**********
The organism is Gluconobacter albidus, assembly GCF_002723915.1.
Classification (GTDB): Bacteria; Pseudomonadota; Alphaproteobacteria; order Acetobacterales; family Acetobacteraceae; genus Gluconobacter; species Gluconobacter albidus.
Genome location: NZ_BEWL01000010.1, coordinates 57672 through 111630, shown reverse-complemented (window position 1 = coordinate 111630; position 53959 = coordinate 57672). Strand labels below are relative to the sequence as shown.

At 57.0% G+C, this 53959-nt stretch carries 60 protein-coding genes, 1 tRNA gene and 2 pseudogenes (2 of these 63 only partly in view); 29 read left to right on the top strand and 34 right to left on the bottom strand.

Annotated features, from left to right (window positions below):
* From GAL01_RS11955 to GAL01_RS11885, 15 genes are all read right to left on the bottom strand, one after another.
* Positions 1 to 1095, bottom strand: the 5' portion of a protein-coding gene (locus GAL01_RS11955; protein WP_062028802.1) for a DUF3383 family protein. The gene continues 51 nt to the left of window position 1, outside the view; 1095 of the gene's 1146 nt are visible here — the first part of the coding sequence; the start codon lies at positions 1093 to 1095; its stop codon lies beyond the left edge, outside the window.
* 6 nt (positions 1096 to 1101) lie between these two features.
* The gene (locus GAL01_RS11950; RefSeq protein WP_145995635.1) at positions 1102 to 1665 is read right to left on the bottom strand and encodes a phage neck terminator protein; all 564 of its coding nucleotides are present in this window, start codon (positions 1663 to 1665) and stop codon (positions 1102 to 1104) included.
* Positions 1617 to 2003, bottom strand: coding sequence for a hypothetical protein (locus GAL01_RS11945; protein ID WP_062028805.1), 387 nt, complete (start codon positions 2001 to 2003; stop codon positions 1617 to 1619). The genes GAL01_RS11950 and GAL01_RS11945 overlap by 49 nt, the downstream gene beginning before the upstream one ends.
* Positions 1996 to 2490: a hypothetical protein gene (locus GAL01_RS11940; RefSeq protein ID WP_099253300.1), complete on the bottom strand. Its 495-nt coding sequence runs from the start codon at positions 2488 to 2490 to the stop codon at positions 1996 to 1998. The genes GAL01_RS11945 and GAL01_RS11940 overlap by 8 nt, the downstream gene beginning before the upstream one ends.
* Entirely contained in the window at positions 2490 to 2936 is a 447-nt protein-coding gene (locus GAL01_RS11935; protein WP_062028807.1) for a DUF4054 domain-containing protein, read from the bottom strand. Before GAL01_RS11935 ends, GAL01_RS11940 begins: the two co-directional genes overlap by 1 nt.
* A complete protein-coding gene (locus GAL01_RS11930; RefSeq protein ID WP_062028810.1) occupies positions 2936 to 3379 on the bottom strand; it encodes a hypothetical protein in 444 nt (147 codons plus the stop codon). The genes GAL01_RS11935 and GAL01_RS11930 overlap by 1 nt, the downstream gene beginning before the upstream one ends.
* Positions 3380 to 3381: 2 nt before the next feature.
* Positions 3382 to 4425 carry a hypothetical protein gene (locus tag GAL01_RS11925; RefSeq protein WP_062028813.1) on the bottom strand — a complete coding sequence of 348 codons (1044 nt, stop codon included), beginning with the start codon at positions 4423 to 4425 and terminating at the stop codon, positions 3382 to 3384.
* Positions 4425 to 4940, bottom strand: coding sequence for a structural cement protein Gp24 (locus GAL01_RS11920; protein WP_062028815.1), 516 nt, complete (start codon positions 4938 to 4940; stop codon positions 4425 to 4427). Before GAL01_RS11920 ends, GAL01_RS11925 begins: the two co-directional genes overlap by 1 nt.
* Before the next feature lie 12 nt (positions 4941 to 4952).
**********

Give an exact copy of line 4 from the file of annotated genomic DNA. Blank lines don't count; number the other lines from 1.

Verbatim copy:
At 57.0% G+C, this 53959-nt stretch carries 60 protein-coding genes, 1 tRNA gene and 2 pseudogenes (2 of these 63 only partly in view); 29 read left to right on the top strand and 34 right to left on the bottom strand.